Taking Sustainability with Eco Brand Trace Collective — Wolf & Moon
·

Taking Sustainability with Eco Clothing Brand Trace Collective

·

Trace Collective is a fashion brand making waves in sustainability. Their business model and brand ethos focuses on regeneration - using materials and practices that give back to the planet, and the people within their supply chain.

We spoke to the brand about fashion sustainability, transparency and accountability within the industry.  


1. As a brand with sustainability at your core, what are the easiest ways that other brands can make positive changes to their business models?

At the core of our business, we promote traceability and regeneration. We are a social business – we want to leave the earth in a better place than it was before.

If brands were more responsible with the fabrics they choose and actively improve their supply chain by adhering to circularity standards (i.e. using techniques that put materials back into the cycle of production), it would make a real difference.

Sustainability can only mean regeneration. We want to encourage brands to start showing their supply chain and putting sustainable and ethical practices in progress. We also believe in giving back to the communities; this is why we are involved with social businesses – giving an equal and fair wage to our workers.

There is no 'easy' way per se to change, but it starts with having the right mindset.

A lot of brands don't tell us these stories because they hide environmental degradation and human exploitation. But they can also be stories of ecological regeneration and human empowerment, and when we buy clothes, we become part of their supply chain and story. We hope that by opening up our supply chain to all, our customers will start wondering what's behind the price tags of the other clothes in their wardrobe and demanding change from brands.

Our advice to anybody who wants to start a fashion brand and create a positive impact - research! Research everything from the effects of the industry and what others are doing.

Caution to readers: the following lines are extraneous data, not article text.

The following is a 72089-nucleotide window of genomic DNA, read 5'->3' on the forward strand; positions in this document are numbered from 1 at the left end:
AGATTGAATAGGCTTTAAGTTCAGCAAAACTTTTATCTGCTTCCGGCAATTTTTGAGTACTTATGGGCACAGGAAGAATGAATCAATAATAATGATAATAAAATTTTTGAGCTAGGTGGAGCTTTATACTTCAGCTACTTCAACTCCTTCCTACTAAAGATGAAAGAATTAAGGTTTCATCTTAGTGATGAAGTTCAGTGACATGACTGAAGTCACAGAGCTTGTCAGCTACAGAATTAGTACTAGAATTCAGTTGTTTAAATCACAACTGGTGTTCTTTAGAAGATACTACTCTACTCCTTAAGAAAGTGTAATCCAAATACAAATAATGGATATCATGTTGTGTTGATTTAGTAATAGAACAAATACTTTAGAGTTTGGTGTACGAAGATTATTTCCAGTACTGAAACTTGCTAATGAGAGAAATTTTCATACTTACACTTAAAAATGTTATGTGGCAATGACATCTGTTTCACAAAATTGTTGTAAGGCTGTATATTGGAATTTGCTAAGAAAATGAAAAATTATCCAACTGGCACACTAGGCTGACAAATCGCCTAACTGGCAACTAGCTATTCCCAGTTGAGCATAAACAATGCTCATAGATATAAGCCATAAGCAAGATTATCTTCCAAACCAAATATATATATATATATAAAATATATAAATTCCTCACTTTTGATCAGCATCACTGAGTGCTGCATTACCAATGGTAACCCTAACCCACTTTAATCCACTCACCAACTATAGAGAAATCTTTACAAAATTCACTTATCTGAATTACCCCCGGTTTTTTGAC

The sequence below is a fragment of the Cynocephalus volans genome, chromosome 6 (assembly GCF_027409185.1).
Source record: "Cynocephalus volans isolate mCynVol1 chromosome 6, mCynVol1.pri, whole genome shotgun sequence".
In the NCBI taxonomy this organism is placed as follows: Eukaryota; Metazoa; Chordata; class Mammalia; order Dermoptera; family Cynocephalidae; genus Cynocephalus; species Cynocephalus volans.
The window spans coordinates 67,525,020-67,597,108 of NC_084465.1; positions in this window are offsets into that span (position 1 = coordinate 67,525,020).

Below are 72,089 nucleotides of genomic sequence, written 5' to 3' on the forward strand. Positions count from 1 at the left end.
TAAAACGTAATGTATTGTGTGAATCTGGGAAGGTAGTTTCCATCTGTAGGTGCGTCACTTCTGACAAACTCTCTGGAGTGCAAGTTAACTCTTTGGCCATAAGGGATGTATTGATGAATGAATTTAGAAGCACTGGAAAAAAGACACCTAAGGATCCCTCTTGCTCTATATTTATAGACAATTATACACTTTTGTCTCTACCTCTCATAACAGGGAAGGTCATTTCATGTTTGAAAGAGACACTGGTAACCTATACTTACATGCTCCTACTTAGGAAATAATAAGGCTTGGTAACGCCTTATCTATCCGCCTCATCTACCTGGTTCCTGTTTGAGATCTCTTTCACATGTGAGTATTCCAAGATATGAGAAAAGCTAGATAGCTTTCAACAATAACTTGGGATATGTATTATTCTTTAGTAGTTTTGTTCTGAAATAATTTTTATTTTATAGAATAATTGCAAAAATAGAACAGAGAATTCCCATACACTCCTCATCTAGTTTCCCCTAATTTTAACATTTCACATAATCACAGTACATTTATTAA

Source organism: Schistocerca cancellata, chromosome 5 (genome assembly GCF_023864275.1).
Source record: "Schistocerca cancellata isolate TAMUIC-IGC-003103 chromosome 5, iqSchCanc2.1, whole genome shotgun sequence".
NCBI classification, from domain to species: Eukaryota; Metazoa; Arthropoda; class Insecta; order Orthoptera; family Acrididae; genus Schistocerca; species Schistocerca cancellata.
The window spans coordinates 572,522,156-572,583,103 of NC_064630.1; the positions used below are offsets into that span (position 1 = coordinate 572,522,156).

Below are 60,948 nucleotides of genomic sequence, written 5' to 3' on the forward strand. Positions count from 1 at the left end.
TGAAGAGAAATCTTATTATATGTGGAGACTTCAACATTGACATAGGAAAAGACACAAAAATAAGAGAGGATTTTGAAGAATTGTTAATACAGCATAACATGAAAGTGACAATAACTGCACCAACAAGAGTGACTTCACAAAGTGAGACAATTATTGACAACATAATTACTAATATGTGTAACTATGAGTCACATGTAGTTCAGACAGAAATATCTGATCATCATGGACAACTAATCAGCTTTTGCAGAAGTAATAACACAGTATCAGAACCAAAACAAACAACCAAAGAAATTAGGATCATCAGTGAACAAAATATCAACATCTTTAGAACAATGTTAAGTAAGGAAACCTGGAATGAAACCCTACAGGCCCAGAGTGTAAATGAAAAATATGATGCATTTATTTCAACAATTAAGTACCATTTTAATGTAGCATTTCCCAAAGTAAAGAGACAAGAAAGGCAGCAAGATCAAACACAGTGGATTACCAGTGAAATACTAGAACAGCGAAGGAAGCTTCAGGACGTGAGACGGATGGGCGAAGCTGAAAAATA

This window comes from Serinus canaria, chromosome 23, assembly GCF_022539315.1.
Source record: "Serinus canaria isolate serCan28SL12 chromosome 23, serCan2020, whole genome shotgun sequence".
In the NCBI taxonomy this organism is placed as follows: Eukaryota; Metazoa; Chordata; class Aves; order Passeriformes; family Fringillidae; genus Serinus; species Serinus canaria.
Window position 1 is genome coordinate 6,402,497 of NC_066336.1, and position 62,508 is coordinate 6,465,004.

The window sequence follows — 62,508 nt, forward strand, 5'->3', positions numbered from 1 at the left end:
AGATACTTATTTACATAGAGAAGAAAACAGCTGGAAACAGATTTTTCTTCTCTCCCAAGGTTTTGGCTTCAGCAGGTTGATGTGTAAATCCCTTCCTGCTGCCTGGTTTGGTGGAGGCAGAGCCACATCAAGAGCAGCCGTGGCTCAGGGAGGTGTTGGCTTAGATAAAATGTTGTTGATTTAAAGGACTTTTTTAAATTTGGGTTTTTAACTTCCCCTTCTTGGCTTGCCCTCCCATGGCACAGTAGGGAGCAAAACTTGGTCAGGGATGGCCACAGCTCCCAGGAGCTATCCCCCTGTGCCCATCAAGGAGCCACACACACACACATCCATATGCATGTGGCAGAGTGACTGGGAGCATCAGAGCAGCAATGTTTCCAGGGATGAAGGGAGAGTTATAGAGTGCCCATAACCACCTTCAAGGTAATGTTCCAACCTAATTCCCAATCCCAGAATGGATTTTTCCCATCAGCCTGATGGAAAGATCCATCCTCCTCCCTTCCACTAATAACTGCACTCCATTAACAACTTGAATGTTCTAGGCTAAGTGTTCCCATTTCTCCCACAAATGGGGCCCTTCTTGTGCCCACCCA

Be honest about your practices. You have the privilege to start from scratch and to create a 'responsible, conscious business'. Research is the key - collaborate with other likeminded business. We firmly believe in the power of joining forces. Don't settle for less and be the change. Use fabrics and components that are helping nature, not damaging.

Make sure you have a plan for the after-life of your products.  
Be transparent about your supply chain. Make it your responsibility to check that your workers are in a safe environment and paid fairly.
And most importantly, enjoy the process, be passionate, believe in the purpose and don't give up.

2. What are the main struggles that you've faced whilst becoming a sustainable brand?

One of our initial struggles whilst we were becoming a sustainable brand was choosing materials and how this would affect the design process. Choosing fabrics we also had to make sure that they met our transparency and regenerative standards – this included thread, buttons, the interlining and fusing.

We also had to make sure that the final pieces were fully biodegradable – most brands don't create such products; this took extensive research to find suppliers who would create this for us. We ultimately had to us change and adapt our designs – removing some components as we couldn't get the quality and standard we wanted.  

Our supply chain – while adhering to circularity standards – could be seen as making things harder for us. We have set rigorous standards that guide all our company decisions, and this brings a unique set of challenges in every single area of the business.

Our fabrics – all pass a rigorous impact analysis to guarantee that we're minimising water and energy use and to ensure they're providing nature-based solutions to climate change.  

3. What have you seen change in regards to sustainability in fashion since starting your business?

Since starting trace, we continue to be inspired and impressed by other brands raising the bar and challenging the industry. ASKET and A.BCH, a bit less restrictive than us, but still are paving the way for transparency and striving for circularity.

However, fashion is still an incredibly unsustainable industry. We need to do a lot more work to figure out how to create a new global model for the industry that makes it morally acceptable to keep producing clothes.

A lot of brands claim to be sustainable and have sustainable practices in place, but we believe that the term is often overused, to us sustainable can only be regenerative.

There is still a massive disparity as the scale of clothes production and textile waste globally, on top of the Co2 emissions and water and energy consumption that the industry is responsible for producing.